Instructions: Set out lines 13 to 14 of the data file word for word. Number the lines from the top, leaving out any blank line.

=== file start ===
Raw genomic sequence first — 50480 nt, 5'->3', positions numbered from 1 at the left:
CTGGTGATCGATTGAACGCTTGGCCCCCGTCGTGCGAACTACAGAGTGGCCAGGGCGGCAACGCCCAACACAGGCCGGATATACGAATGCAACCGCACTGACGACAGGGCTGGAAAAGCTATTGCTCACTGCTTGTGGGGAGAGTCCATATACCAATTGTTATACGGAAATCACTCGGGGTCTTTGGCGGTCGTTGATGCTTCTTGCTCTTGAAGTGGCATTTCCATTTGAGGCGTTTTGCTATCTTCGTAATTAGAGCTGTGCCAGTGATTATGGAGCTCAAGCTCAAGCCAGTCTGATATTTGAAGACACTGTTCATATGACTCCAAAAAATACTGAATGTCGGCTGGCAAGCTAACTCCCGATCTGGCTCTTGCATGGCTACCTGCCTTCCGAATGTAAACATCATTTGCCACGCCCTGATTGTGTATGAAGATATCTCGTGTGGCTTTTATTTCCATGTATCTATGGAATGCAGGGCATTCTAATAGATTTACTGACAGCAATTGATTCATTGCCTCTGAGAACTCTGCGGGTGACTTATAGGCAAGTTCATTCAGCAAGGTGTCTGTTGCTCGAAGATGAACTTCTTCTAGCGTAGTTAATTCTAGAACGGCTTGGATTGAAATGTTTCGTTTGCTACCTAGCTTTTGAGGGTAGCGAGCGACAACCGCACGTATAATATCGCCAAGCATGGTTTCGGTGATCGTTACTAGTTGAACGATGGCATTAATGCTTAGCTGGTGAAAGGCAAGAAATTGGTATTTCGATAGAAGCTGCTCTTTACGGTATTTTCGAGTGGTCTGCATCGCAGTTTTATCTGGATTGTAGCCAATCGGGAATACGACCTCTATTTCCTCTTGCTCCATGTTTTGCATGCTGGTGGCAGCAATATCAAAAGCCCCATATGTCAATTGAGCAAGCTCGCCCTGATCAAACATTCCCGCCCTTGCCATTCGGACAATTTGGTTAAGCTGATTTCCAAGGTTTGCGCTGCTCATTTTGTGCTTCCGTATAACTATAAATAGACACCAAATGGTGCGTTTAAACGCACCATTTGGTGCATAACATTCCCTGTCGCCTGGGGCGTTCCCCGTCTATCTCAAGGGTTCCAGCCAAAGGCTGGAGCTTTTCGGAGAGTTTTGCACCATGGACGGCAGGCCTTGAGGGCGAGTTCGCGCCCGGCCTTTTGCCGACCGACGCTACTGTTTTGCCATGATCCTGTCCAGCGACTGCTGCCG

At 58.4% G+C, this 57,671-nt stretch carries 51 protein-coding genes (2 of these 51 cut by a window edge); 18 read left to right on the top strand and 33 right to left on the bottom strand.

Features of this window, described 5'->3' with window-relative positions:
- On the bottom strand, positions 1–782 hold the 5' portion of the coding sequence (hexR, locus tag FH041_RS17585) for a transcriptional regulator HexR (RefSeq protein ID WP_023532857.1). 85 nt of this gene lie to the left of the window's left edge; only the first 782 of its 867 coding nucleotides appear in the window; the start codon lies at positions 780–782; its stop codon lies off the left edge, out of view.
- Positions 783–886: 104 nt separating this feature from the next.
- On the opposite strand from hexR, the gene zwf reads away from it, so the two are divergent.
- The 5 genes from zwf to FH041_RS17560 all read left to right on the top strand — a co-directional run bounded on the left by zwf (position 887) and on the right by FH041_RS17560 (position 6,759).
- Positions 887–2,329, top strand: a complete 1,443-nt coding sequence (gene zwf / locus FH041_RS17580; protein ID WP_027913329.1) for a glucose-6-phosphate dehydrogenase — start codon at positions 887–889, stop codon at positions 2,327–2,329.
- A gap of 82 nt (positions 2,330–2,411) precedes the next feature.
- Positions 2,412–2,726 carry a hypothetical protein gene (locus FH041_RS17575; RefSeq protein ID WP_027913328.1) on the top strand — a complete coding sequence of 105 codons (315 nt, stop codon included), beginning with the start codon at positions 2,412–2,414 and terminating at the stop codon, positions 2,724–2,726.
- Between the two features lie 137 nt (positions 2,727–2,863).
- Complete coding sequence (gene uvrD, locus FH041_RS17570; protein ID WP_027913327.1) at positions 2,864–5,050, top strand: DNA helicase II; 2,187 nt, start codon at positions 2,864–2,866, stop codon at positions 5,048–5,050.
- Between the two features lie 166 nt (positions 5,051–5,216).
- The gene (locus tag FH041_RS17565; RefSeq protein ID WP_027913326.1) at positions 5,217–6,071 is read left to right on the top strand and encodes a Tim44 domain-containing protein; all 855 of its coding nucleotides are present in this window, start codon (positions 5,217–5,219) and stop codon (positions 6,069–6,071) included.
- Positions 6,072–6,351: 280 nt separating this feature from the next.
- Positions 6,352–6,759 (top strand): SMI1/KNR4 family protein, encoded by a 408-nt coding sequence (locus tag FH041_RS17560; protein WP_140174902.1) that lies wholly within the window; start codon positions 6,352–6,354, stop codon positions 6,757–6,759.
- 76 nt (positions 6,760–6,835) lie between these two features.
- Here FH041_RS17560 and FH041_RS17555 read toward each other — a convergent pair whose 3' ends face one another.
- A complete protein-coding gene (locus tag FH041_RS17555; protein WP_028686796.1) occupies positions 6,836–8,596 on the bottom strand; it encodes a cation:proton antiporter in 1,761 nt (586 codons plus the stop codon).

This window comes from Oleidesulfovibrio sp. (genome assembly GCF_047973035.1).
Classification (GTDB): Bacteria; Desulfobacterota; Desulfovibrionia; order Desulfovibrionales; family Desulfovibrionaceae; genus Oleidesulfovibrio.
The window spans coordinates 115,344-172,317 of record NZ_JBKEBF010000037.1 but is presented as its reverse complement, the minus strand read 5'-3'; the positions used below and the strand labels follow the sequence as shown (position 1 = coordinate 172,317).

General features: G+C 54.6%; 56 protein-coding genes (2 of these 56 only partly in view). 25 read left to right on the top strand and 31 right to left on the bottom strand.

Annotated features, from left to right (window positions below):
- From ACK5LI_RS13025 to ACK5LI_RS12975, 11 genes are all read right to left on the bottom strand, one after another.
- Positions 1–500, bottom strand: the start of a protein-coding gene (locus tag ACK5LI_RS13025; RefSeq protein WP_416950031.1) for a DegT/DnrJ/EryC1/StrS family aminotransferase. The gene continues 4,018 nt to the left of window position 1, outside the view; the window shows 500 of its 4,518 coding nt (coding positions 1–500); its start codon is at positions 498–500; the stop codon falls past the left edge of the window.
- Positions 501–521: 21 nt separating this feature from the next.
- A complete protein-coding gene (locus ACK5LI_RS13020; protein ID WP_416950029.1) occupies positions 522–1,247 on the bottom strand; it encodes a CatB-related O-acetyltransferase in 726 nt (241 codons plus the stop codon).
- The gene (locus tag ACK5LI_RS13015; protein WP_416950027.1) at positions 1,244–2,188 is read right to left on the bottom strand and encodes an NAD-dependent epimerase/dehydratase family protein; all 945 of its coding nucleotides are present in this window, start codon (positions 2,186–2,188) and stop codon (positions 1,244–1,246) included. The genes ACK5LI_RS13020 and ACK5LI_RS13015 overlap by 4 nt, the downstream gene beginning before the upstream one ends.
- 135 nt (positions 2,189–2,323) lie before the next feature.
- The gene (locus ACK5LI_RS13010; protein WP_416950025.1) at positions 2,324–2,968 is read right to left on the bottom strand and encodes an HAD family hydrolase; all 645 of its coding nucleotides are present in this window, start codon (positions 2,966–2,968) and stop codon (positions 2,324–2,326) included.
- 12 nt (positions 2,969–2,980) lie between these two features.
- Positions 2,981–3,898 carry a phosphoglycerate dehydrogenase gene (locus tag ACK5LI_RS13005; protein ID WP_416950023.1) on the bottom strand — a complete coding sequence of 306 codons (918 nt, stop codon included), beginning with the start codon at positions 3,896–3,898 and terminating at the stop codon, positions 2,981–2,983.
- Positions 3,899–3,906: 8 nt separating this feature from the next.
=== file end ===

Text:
- Complete coding sequence (gene uvrD, locus FH041_RS17570; protein ID WP_027913327.1) at positions 2,864–5,050, top strand: DNA helicase II; 2,187 nt, start codon at positions 2,864–2,866, stop codon at positions 5,048–5,050.
- Between the two features lie 166 nt (positions 5,051–5,216).